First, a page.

Heating Oil is considered to be the safest form of fuel oil. This is because it needs to be heated to 140 degrees Fahrenheit and become atomized before it can be ignited. The left side of the burner is where the filter is located. The oil travels through the filter to arrive at the burner.

Transferring Heat Through Your Home

A very common method of heat distribution throughout the home is by a boiler. In a boiler system, water heats up and then travels through your home. Afterwards it is then pushed through the radiators that are spread throughout your home. On occasion, the boiler will send the hot water to a heat exchanger. The hot water is then pumps out through a blower that will heat other parts of the home.

There are also electric radiators if you use electric heating. With electric radiators, they’ll simply turn on and begin to heat up when the thermostat requests heat and will shut off when it becomes warm enough. A major benefit to having electric radiators is that there isn’t a need to have a complex heating system installed into your home. However, we only recommend it for areas with mild winters or small buildings.

Baseboard radiators are very common. They are often apart of a boiler system that transfers heat throughout your home to heat up your home. While not as common as boiler radiators, there are still electric radiators that can be turned on and off to heat the desired rooms.

Another common form of home heating in today’s day and age is “forced hot air”. For this process, a furnace heats air in the basement before the blower sends the hot air through your home. The air pushes out from ducts in the floors of your home. It is a great way to quickly change the temperature in your home. Forced hot air is preferred because during the summertime, you can use those very same ducts as a way to cool down your house.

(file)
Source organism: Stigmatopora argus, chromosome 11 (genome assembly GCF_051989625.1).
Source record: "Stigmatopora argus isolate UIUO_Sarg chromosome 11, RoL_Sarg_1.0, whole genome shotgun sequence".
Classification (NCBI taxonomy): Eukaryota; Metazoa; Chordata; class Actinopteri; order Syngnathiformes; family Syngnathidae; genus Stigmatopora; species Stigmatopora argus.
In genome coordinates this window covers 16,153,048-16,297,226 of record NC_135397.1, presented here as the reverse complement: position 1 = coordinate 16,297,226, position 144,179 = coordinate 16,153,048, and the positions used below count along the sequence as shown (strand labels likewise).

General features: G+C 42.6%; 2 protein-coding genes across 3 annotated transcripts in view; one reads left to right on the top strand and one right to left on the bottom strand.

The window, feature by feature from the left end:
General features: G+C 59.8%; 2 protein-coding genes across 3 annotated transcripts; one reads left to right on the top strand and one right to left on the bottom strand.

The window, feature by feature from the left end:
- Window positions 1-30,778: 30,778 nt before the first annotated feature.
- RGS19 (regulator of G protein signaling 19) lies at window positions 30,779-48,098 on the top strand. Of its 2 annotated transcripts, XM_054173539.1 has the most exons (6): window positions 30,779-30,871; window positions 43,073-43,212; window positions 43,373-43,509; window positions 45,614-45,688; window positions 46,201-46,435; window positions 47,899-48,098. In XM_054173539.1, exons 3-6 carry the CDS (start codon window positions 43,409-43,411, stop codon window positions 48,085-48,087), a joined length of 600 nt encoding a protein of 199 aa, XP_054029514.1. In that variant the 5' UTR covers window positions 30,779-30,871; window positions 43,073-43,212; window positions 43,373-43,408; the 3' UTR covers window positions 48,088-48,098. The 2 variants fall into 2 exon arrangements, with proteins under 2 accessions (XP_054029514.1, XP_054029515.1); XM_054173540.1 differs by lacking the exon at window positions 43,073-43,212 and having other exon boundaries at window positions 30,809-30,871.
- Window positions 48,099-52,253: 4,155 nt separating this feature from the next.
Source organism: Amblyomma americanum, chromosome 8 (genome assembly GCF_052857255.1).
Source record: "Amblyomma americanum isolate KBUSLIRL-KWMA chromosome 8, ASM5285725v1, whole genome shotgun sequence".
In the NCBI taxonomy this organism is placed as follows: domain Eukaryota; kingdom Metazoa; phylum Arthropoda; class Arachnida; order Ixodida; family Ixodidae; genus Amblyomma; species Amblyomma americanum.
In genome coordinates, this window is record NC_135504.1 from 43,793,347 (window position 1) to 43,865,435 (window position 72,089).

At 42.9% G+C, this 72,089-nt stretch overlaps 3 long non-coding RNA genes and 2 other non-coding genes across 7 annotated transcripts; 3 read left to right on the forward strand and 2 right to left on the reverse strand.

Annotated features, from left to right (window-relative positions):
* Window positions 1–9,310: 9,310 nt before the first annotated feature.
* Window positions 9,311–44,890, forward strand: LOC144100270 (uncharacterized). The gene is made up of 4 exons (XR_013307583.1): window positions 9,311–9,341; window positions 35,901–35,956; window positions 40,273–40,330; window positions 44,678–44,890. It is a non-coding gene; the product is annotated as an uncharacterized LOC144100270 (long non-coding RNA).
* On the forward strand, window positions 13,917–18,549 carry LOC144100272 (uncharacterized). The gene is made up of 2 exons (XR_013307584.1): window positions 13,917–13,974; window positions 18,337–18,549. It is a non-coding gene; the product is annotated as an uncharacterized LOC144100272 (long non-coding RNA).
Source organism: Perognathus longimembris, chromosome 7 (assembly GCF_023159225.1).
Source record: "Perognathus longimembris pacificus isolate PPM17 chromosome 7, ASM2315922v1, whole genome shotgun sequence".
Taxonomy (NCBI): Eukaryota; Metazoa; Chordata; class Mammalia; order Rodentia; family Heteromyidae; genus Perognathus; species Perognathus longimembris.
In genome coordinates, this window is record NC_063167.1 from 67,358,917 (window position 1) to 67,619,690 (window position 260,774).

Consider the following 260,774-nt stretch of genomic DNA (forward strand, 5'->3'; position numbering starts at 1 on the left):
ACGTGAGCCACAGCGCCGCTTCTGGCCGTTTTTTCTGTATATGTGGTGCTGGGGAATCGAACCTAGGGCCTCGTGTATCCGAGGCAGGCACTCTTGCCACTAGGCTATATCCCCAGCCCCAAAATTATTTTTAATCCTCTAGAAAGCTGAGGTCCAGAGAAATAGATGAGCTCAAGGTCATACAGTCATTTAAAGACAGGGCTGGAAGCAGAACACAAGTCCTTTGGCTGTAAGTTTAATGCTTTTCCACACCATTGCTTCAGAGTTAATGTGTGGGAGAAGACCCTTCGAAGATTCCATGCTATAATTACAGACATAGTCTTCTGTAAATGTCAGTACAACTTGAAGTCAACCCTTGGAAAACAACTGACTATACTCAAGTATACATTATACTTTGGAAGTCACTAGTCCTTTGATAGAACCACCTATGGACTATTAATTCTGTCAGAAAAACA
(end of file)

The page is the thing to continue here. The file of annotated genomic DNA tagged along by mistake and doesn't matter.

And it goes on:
This is what your average air duct for forced hot air looks like. Any home that uses forced hot air has a furnace in the basement that heats up the air exchanger. The blower then forces the air out of the vents and into your home.


If you’re in the northeast and in the market for a new home, its crucial to understand how home heating works. The basics of it come from understanding what fuel source you are using for heating. However, some are more restricting compared to the others. If you use natural gas or electricity to heat your home, you don’t have much of a say in who you’re ordering from. While for propane, you have one provider that will provide you will all your propane for the year. But with heating oil, you have complete control of where you can order from because you own your tank.

While we don’t recommend it because of how costly it can be, you will also be able to sign up for automatic delivery so that you don’t have to worry about when your next delivery will be. However, using FuelSnap will not only get you the cheapest prices, it will give you multiple dealers in your local area to help you shop around a little bit before placing an order!

Understanding what type of heating system you have is very important. It’ll help you understand if you need to order fuel soon, or if you don’t need to order anything at all! If your home has forced air, then it’ll be very easy to add air conditioning or another form of central cooling to your home in the future.

Happy Heating,


What Gauge Should You Buy for Your Tank?

The most important part about having an oil tank, is knowing how many gallons of oil you have left in your tank. Most oil tanks usually come equipped with a float gauge. But, it’ll eventually be time to replace your oil tank gauge. In this article, we will discuss the most common fuel gauges: dip sticks, float gauges and the Smart Oil Gauge.